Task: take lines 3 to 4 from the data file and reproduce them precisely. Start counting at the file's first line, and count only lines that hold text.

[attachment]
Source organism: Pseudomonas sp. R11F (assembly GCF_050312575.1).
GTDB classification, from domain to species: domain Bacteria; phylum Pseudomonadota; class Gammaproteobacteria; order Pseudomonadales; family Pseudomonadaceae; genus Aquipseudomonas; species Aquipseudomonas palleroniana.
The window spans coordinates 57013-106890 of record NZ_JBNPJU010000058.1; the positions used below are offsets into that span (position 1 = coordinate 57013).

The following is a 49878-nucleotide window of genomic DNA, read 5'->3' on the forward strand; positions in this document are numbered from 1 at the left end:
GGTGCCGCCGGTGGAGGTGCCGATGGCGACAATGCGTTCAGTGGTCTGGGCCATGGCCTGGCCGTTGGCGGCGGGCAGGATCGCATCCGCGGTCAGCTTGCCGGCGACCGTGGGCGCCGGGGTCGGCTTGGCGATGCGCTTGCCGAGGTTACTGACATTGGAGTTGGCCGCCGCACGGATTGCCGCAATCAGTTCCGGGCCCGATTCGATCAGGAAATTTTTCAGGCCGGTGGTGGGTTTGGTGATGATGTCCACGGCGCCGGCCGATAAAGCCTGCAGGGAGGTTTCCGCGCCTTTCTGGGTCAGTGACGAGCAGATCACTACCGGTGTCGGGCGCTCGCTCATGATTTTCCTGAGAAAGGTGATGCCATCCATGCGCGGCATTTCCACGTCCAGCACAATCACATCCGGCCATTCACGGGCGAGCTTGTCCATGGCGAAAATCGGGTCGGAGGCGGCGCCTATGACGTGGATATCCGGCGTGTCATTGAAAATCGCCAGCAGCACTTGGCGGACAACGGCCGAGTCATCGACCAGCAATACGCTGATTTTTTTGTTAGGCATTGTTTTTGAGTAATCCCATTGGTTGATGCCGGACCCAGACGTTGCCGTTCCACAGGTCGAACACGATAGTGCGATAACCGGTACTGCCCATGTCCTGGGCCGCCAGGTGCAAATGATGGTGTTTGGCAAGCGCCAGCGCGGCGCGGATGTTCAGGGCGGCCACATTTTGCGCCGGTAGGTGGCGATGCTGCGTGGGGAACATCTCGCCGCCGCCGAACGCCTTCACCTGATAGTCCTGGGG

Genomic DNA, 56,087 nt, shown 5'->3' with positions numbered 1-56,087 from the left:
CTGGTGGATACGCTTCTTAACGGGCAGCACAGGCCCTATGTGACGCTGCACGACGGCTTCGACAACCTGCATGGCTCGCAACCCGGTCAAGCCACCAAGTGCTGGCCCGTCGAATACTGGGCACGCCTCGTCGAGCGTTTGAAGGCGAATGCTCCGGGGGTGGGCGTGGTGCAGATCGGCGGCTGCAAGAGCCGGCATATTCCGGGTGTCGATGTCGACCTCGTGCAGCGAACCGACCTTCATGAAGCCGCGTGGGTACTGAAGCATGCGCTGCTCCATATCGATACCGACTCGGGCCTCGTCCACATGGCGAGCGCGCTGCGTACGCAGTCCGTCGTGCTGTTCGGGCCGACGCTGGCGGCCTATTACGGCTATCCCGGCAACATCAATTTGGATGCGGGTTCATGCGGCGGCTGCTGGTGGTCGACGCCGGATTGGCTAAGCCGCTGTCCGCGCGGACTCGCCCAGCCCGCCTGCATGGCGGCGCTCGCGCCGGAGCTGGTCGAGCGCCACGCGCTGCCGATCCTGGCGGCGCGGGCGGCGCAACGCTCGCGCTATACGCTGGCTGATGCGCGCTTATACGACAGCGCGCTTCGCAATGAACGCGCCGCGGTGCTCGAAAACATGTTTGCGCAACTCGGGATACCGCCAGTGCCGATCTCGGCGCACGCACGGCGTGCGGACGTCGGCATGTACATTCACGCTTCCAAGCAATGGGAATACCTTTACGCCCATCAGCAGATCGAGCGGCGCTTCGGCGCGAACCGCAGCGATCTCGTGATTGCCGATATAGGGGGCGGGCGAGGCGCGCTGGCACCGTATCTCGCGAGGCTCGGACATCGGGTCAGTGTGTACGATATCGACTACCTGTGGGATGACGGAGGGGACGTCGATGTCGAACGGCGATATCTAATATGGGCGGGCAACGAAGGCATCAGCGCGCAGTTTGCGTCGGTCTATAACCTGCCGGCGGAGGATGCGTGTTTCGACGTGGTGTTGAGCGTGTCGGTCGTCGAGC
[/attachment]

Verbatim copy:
The window spans coordinates 57013-106890 of record NZ_JBNPJU010000058.1; the positions used below are offsets into that span (position 1 = coordinate 57013).

The following is a 49878-nucleotide window of genomic DNA, read 5'->3' on the forward strand; positions in this document are numbered from 1 at the left end: